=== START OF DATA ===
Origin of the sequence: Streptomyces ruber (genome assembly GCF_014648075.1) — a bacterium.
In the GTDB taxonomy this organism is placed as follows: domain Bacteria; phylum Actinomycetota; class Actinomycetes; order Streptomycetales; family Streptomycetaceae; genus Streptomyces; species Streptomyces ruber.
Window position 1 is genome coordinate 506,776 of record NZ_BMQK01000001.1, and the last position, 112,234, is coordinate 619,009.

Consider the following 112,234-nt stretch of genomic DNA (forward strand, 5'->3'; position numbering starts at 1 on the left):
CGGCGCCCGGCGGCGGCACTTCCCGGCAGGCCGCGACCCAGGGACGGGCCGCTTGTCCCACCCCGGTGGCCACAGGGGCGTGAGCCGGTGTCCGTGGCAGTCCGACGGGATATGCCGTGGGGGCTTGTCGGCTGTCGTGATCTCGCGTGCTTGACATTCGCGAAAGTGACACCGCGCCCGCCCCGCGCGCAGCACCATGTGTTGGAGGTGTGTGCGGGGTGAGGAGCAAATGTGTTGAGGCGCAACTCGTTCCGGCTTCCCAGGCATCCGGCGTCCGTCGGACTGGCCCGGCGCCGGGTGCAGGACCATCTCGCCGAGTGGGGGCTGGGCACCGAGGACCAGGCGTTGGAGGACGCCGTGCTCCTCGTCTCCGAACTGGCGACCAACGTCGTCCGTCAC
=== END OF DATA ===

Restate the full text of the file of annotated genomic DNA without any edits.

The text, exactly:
Origin of the sequence: Streptomyces ruber (genome assembly GCF_014648075.1) — a bacterium.
In the GTDB taxonomy this organism is placed as follows: domain Bacteria; phylum Actinomycetota; class Actinomycetes; order Streptomycetales; family Streptomycetaceae; genus Streptomyces; species Streptomyces ruber.
Window position 1 is genome coordinate 506,776 of record NZ_BMQK01000001.1, and the last position, 112,234, is coordinate 619,009.

Consider the following 112,234-nt stretch of genomic DNA (forward strand, 5'->3'; position numbering starts at 1 on the left):
CGGCGCCCGGCGGCGGCACTTCCCGGCAGGCCGCGACCCAGGGACGGGCCGCTTGTCCCACCCCGGTGGCCACAGGGGCGTGAGCCGGTGTCCGTGGCAGTCCGACGGGATATGCCGTGGGGGCTTGTCGGCTGTCGTGATCTCGCGTGCTTGACATTCGCGAAAGTGACACCGCGCCCGCCCCGCGCGCAGCACCATGTGTTGGAGGTGTGTGCGGGGTGAGGAGCAAATGTGTTGAGGCGCAACTCGTTCCGGCTTCCCAGGCATCCGGCGTCCGTCGGACTGGCCCGGCGCCGGGTGCAGGACCATCTCGCCGAGTGGGGGCTGGGCACCGAGGACCAGGCGTTGGAGGACGCCGTGCTCCTCGTCTCCGAACTGGCGACCAACGTCGTCCGTCAC